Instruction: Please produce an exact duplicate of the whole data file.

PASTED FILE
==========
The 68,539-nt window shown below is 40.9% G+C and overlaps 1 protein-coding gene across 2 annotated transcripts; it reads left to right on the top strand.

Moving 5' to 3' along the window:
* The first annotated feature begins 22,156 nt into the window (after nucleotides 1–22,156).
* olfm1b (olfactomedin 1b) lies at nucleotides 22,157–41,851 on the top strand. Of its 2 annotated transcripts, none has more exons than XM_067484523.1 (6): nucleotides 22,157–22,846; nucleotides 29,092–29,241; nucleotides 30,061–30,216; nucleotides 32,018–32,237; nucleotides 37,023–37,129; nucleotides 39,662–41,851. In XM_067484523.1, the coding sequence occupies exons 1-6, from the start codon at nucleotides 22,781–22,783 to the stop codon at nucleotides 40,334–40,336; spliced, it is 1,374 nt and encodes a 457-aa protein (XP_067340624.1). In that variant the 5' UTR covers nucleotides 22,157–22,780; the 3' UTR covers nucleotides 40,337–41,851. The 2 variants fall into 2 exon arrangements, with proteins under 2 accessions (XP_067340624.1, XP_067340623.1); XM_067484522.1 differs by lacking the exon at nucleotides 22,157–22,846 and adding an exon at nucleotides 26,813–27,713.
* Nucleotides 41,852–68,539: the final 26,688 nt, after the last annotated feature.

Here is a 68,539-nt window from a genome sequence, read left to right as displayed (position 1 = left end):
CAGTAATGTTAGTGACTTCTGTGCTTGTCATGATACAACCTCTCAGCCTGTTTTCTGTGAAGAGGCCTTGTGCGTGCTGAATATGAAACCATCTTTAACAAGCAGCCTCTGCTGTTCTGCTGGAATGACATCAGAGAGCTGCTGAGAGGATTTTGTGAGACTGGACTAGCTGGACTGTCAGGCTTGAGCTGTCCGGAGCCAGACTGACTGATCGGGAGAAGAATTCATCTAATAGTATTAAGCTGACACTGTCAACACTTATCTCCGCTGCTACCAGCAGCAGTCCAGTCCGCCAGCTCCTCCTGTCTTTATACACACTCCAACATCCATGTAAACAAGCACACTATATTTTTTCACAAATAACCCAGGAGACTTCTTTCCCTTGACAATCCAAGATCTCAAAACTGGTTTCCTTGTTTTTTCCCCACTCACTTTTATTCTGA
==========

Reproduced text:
The 68,539-nt window shown below is 40.9% G+C and overlaps 1 protein-coding gene across 2 annotated transcripts; it reads left to right on the top strand.

Moving 5' to 3' along the window:
* The first annotated feature begins 22,156 nt into the window (after nucleotides 1–22,156).
* olfm1b (olfactomedin 1b) lies at nucleotides 22,157–41,851 on the top strand. Of its 2 annotated transcripts, none has more exons than XM_067484523.1 (6): nucleotides 22,157–22,846; nucleotides 29,092–29,241; nucleotides 30,061–30,216; nucleotides 32,018–32,237; nucleotides 37,023–37,129; nucleotides 39,662–41,851. In XM_067484523.1, the coding sequence occupies exons 1-6, from the start codon at nucleotides 22,781–22,783 to the stop codon at nucleotides 40,334–40,336; spliced, it is 1,374 nt and encodes a 457-aa protein (XP_067340624.1). In that variant the 5' UTR covers nucleotides 22,157–22,780; the 3' UTR covers nucleotides 40,337–41,851. The 2 variants fall into 2 exon arrangements, with proteins under 2 accessions (XP_067340624.1, XP_067340623.1); XM_067484522.1 differs by lacking the exon at nucleotides 22,157–22,846 and adding an exon at nucleotides 26,813–27,713.
* Nucleotides 41,852–68,539: the final 26,688 nt, after the last annotated feature.

Here is a 68,539-nt window from a genome sequence, read left to right as displayed (position 1 = left end):
CAGTAATGTTAGTGACTTCTGTGCTTGTCATGATACAACCTCTCAGCCTGTTTTCTGTGAAGAGGCCTTGTGCGTGCTGAATATGAAACCATCTTTAACAAGCAGCCTCTGCTGTTCTGCTGGAATGACATCAGAGAGCTGCTGAGAGGATTTTGTGAGACTGGACTAGCTGGACTGTCAGGCTTGAGCTGTCCGGAGCCAGACTGACTGATCGGGAGAAGAATTCATCTAATAGTATTAAGCTGACACTGTCAACACTTATCTCCGCTGCTACCAGCAGCAGTCCAGTCCGCCAGCTCCTCCTGTCTTTATACACACTCCAACATCCATGTAAACAAGCACACTATATTTTTTCACAAATAACCCAGGAGACTTCTTTCCCTTGACAATCCAAGATCTCAAAACTGGTTTCCTTGTTTTTTCCCCACTCACTTTTATTCTGA